There are women who stay the course when things don’t go as they expected.These women are beautiful and plain, young and old. They are loving women who do not give up. There are many of them, but they do not carry attention-getting signs so they often go unnoticed.

These women do not destroy. They create. They do not cause disruption. They effect peace. They do not hang to some slogan created by someone who wants power only for themselves. These women are not self-serving. They serve others by choice. And they will NOT be used.

They are the women who choose to raise strong families committed to God. They are women whose children or husbands become ill and become dependent upon them. They are women who may be so hurt by the actions of a family member that they are tempted to give up and leave. Yet they don’t leave. They stand strong because they believe in a higher purpose. They are principled women who adhere to life and their place in it.

They are fighters. It is generosity that bolsters them, and genuine love is their weapon.

These women may pray change will come. But if change does not come, they are courageous enough to change themselves enough to face their situations. They make themselves even stronger. They straighten their backs, tuck in their tummies, and lift their chins. They do not back down from the promises they have made. They walk toward those who would ridicule and demean their purposes, and like warriors, they challenge them.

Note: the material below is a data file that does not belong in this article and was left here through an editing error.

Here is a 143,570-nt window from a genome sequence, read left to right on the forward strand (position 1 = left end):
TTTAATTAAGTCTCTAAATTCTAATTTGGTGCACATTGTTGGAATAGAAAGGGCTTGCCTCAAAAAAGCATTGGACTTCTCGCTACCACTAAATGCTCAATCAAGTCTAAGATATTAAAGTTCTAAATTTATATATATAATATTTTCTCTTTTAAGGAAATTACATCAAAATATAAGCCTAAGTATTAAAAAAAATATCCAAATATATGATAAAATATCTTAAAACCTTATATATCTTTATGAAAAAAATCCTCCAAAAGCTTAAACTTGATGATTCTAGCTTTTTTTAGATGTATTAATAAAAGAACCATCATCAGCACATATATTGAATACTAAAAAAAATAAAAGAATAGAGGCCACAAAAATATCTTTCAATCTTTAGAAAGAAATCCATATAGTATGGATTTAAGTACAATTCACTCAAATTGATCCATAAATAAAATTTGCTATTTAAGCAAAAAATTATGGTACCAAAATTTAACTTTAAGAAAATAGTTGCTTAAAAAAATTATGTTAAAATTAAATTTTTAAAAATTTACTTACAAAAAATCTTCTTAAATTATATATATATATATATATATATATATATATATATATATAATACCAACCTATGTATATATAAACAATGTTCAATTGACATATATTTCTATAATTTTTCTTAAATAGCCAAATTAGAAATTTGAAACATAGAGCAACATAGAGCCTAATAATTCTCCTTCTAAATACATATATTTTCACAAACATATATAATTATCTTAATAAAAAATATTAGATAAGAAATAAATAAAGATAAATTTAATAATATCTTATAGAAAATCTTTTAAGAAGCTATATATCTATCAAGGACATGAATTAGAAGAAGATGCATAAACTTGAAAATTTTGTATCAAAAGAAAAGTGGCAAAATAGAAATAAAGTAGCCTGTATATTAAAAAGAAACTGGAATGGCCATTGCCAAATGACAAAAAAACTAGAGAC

These are the women strong enough to stay.

If an singer/songwriter wanted to make a statement about women who stay, it couldn’t be better than this one.

Lyrics to “Mary” by Patty Griffin

Mary you’re covered in roses, you’re covered in ashes
You’re covered in rain
You’re covered in babies, you’re covered in slashes
You’re covered in wilderness, you’re covered in stains
You cast aside the sheet, you cast aside the shroud
Of another man, who served the world proud
You greet another son, you lose another one
On some sunny day and always stay, Mary

Jesus says Mother I couldn’t stay another day longer
Flies right by and leaves a kiss upon her face
While the angels are singin’ his praises in a blaze of glory
Mary stays behind and starts cleaning up the place

Mary she moves behind me
She leaves her fingerprints everywhere
Everytime the snow drifts, everytime the sand shifts
Even when the night lifts, she’s always there

Jesus said Mother I couldn’t stay another day longer
Flies right by and leaves a kiss upon her face
While the angels are singin’ his praises in a blaze of glory
Mary stays behind and starts cleaning up the place

Mary you’re covered in roses, you’re covered in ruin
You’re covered in secrets
Your’re covered in treetops, you’re covered in birds
who can sing a million songs without any words
You cast aside the sheets, you cast aside the shroud
of another man, who served the world proud
You greet another son, you lose another one
on some sunny day and always stay
Mary, Mary, Mary.


Are You a Custodian???

Posted: April 18, 2017 in World On The Edge

A custodian is defined as person who has responsibility for or looks after something. Synonyms are keeper, guardian, steward, and protector.